An art work on the wall, a family photograph with faces that have grown familiar by now, a cat or the shadow of a human... such sights offered artist and teacher Shalu Juneja a peek into her students’ personal spaces, thanks to virtual classes. She found herself observing little details that almost began to define the spaces she saw on screen every day. Her recent series, ‘Zoom’, is a teacher’s perspective on virtual reality.
As the co-director and founder of Uno Lona Academy for arts based in Ahmedabad, Shalu says her connection to her students was one of physicality that existed within a space. “Online classes changed the dynamics. Through these small windows, our personal spaces are revealed in seemingly distorted perspectives. As discomforting as it is, it creates a sense of voyeuristic intrigue,” she says.
Born and raised in Chennai, Shalu moved to Ahmedabad after marriage in 1989 where she lives and works. She co-founded the art academy in 2016 with her son and artist Harsimran Juneja and started teaching in 2019. “I often feel the line between teaching and learning is blurred. I believe teaching is the best form of learning,” she says. Though she works across media, Shalu is drawn to ceramic sculptures and murals.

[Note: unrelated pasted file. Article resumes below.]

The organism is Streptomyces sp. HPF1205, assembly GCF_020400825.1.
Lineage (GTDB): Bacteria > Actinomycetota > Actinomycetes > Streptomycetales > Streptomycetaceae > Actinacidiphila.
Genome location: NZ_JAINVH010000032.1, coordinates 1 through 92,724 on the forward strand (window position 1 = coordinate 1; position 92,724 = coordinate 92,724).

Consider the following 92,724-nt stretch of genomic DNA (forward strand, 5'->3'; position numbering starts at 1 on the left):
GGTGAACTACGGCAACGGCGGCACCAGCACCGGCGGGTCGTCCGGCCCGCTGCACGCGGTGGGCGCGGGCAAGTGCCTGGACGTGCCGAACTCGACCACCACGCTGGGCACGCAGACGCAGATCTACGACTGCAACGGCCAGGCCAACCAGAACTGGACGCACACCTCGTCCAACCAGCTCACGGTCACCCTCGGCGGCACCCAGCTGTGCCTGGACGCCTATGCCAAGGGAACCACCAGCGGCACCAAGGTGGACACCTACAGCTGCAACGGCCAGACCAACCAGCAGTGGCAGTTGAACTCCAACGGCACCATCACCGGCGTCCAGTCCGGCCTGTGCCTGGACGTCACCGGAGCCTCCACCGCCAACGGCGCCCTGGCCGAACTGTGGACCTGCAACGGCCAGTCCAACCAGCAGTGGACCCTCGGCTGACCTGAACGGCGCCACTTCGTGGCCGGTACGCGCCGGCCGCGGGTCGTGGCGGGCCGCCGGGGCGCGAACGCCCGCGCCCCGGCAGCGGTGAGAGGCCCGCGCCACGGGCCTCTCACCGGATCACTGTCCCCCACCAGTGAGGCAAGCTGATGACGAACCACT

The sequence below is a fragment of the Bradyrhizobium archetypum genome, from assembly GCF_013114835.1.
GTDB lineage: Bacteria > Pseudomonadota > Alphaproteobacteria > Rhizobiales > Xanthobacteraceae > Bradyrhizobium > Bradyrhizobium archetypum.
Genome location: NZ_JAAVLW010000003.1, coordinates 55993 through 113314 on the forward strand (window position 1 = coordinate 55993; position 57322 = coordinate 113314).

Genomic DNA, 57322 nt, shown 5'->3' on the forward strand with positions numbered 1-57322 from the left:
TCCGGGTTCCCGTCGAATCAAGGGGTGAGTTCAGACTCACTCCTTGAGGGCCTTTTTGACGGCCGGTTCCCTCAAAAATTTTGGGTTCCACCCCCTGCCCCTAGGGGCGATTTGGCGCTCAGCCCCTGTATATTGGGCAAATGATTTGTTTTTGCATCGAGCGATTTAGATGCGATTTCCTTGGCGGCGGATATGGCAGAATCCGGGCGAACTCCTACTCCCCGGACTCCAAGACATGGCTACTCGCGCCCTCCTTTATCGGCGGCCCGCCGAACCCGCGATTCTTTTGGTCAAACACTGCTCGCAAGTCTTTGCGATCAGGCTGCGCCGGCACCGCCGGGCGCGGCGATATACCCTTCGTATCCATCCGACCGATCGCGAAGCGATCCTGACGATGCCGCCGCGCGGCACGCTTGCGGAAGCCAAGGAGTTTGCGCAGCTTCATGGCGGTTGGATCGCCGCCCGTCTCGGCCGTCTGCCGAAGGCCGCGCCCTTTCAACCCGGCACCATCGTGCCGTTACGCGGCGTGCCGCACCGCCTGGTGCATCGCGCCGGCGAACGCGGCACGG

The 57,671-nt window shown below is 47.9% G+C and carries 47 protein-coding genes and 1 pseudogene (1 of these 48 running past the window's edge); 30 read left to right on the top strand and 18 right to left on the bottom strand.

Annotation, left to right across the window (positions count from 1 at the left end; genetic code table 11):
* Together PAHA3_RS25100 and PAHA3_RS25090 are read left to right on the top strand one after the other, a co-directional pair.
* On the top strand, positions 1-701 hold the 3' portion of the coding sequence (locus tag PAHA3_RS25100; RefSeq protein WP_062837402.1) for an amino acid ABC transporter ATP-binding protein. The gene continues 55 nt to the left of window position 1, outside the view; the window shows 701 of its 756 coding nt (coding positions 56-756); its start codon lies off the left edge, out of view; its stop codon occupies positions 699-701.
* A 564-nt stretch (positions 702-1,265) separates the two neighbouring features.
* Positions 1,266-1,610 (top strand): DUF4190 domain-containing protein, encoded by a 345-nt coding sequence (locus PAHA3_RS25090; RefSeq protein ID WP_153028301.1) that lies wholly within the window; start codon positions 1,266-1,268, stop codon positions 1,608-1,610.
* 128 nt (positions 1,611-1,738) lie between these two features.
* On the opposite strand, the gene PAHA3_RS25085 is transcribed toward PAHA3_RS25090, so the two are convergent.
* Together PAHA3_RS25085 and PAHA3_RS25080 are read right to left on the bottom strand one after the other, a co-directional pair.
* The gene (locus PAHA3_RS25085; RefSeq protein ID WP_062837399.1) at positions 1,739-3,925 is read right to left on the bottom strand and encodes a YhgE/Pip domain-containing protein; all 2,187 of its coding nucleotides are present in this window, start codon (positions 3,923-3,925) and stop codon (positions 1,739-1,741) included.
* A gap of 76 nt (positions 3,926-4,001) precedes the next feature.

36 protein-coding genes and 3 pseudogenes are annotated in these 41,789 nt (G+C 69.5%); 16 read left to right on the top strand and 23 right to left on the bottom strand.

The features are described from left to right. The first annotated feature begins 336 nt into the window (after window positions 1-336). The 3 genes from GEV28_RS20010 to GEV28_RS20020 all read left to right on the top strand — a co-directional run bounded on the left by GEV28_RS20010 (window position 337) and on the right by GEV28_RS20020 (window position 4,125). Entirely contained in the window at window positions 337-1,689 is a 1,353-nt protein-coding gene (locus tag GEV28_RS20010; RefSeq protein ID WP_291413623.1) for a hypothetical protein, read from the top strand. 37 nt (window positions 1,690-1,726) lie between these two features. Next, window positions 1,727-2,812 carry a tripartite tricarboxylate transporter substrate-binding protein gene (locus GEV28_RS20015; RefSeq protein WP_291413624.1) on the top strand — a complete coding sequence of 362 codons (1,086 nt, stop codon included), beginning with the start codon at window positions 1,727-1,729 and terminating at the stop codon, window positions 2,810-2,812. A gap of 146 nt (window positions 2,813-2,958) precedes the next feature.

“During lockdown days, there I was peeping into private spaces — lifestyles, walls, windows, patterns, objects, and sometimes glimpses of people who walked past or lurked behind as shadows. I had become what a spirit would be. So close, yet so far... There but not quite,” she adds.
‘Zoom’ is an abstract series of three paintings done in oil and mixed media, where she employs a masking technique using indigo water, rust, earth, thread and other pieces of scrap. It is an extension of her ongoing series called ‘Body Language’ that removes the form, yet explores the connection between the realistic and the abstract. ‘Body Language’ has 25 to 30 works that focus on the female entity — eyes, faces, belly, the umbilical cord — juxtaposed with Nature.
“I think I get carried away by this kind of texturing. It is the connection I feel with the earth. Wet mud in splashes of sienna, a sense of erosion created by thread, patterns formed by organisms in rust marks, and the scorching earth represented as burn marks on skin calmed by the smoothness of indigo,” says Shalu.
Shalu believes that though students and art teachers miss the creative energy of a studio environment, the lockdown has been an inspiring time for artists. “There is a change happening, politically, culturally and socially. The idea is to keep working every day, I tell my students.”
She is also inspired by poetry or lyrics of songs she often writes. She has completed a series of water colour sketches and ceramic sculptures based on her romantic poem, “Moon in the Lotus Pond’.